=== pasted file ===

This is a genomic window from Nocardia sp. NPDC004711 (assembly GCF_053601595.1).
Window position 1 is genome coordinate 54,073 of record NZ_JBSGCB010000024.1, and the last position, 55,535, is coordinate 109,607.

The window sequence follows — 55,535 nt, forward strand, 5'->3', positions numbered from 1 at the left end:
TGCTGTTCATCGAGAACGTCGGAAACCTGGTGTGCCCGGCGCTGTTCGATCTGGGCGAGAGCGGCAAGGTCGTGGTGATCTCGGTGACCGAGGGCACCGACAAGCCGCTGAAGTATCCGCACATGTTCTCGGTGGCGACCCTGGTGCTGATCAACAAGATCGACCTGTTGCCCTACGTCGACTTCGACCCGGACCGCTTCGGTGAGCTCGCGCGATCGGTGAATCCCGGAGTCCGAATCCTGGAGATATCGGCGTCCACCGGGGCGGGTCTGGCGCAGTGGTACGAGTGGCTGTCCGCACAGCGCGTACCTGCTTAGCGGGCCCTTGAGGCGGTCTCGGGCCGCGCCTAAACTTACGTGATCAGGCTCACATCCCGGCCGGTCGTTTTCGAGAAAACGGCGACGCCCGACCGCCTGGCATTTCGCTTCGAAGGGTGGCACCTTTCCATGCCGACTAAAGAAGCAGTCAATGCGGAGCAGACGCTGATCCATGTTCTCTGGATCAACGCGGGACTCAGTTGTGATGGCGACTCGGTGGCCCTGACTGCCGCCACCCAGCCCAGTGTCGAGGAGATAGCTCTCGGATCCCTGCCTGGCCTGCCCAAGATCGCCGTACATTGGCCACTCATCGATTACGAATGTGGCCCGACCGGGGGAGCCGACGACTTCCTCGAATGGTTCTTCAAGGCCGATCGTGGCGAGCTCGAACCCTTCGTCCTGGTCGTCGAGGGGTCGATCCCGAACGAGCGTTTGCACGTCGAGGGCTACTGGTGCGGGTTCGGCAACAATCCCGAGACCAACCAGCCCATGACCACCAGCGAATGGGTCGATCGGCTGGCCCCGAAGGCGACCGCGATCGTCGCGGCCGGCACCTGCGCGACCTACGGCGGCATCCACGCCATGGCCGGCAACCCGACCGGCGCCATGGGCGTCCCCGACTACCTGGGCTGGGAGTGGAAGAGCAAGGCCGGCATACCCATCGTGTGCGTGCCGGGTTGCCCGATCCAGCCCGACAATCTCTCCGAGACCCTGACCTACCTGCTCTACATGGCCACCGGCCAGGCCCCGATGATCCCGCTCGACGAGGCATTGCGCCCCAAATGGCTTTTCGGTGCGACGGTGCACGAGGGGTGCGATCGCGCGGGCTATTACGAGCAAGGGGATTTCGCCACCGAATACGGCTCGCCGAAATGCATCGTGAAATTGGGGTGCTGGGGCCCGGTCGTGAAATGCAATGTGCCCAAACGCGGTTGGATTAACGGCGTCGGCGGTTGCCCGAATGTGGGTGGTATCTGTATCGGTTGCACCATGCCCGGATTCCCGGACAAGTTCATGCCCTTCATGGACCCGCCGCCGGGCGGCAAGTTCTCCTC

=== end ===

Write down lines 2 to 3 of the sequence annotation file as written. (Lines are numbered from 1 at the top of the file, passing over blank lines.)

Window position 1 is genome coordinate 54,073 of record NZ_JBSGCB010000024.1, and the last position, 55,535, is coordinate 109,607.

The window sequence follows — 55,535 nt, forward strand, 5'->3', positions numbered from 1 at the left end: